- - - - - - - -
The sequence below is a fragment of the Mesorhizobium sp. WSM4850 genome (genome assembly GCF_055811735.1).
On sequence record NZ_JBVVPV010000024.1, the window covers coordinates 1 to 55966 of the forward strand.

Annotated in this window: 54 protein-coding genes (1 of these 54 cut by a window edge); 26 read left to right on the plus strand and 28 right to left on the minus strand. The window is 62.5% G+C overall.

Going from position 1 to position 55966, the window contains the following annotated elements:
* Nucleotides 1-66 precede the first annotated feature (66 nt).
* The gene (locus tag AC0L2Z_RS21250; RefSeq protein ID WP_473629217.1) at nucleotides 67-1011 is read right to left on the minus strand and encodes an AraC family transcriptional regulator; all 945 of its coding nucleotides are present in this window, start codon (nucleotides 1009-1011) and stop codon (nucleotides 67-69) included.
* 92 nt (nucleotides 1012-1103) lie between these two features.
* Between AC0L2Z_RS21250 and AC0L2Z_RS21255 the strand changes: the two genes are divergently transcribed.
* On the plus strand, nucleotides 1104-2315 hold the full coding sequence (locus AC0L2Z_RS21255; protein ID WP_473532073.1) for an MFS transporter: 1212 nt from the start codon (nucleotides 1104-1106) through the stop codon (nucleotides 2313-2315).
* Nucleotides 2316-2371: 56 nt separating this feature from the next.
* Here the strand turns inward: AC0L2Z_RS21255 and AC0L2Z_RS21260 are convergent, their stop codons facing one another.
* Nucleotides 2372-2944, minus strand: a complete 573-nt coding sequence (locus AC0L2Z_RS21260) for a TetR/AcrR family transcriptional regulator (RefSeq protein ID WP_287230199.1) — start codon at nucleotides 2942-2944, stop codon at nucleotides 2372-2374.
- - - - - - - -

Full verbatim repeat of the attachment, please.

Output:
The sequence below is a fragment of the Mesorhizobium sp. WSM4850 genome (genome assembly GCF_055811735.1).
On sequence record NZ_JBVVPV010000024.1, the window covers coordinates 1 to 55966 of the forward strand.

Annotated in this window: 54 protein-coding genes (1 of these 54 cut by a window edge); 26 read left to right on the plus strand and 28 right to left on the minus strand. The window is 62.5% G+C overall.

Going from position 1 to position 55966, the window contains the following annotated elements:
* Nucleotides 1-66 precede the first annotated feature (66 nt).
* The gene (locus tag AC0L2Z_RS21250; RefSeq protein ID WP_473629217.1) at nucleotides 67-1011 is read right to left on the minus strand and encodes an AraC family transcriptional regulator; all 945 of its coding nucleotides are present in this window, start codon (nucleotides 1009-1011) and stop codon (nucleotides 67-69) included.
* 92 nt (nucleotides 1012-1103) lie between these two features.
* Between AC0L2Z_RS21250 and AC0L2Z_RS21255 the strand changes: the two genes are divergently transcribed.
* On the plus strand, nucleotides 1104-2315 hold the full coding sequence (locus AC0L2Z_RS21255; protein ID WP_473532073.1) for an MFS transporter: 1212 nt from the start codon (nucleotides 1104-1106) through the stop codon (nucleotides 2313-2315).
* Nucleotides 2316-2371: 56 nt separating this feature from the next.
* Here the strand turns inward: AC0L2Z_RS21255 and AC0L2Z_RS21260 are convergent, their stop codons facing one another.
* Nucleotides 2372-2944, minus strand: a complete 573-nt coding sequence (locus AC0L2Z_RS21260) for a TetR/AcrR family transcriptional regulator (RefSeq protein ID WP_287230199.1) — start codon at nucleotides 2942-2944, stop codon at nucleotides 2372-2374.